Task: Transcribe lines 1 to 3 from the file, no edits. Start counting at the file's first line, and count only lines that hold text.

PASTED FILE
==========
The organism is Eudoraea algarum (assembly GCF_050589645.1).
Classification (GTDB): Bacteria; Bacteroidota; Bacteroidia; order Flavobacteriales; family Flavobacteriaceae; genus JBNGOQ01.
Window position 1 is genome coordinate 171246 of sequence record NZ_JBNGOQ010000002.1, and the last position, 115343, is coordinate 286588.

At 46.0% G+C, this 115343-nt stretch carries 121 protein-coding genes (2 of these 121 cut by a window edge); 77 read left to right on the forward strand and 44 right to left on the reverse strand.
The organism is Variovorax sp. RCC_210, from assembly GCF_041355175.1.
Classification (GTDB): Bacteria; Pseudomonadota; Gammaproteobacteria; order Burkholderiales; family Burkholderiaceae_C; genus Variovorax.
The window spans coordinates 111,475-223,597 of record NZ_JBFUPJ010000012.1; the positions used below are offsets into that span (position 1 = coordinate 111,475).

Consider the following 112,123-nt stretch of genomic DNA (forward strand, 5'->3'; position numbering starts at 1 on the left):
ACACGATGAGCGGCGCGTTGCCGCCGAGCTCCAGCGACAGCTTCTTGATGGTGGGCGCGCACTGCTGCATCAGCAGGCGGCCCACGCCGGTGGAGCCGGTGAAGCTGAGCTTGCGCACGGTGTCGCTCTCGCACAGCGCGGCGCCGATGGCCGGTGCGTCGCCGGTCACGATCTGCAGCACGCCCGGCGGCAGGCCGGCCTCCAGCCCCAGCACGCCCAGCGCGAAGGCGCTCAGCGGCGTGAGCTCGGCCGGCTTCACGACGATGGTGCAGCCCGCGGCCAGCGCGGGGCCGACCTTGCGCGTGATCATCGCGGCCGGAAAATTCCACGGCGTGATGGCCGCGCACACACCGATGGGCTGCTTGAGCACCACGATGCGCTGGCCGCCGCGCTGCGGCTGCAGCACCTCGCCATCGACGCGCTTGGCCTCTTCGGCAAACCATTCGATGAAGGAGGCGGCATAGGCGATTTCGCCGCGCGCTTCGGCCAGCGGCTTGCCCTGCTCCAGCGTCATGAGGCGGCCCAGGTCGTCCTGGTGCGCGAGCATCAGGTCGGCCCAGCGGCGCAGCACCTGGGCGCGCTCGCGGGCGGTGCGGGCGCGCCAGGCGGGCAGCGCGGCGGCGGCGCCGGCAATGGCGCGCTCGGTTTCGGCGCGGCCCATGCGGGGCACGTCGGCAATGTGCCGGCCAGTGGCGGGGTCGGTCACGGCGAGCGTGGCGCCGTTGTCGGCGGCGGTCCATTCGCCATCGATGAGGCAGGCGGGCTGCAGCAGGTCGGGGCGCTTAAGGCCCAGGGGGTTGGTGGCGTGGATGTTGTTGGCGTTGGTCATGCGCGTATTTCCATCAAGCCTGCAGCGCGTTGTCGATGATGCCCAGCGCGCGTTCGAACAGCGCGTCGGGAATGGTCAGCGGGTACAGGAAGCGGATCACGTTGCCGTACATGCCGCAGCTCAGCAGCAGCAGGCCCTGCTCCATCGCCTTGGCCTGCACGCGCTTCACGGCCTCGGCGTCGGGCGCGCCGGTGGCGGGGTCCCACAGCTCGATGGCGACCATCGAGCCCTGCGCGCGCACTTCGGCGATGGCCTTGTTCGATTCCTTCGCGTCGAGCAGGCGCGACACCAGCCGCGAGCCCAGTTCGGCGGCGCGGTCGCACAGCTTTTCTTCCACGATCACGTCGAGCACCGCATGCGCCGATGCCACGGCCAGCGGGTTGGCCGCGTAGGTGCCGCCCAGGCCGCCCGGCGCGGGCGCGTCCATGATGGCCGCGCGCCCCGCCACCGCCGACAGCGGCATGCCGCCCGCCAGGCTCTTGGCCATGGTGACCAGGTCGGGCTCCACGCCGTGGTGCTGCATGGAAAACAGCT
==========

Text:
The organism is Eudoraea algarum (assembly GCF_050589645.1).
Classification (GTDB): Bacteria; Bacteroidota; Bacteroidia; order Flavobacteriales; family Flavobacteriaceae; genus JBNGOQ01.
Window position 1 is genome coordinate 171246 of sequence record NZ_JBNGOQ010000002.1, and the last position, 115343, is coordinate 286588.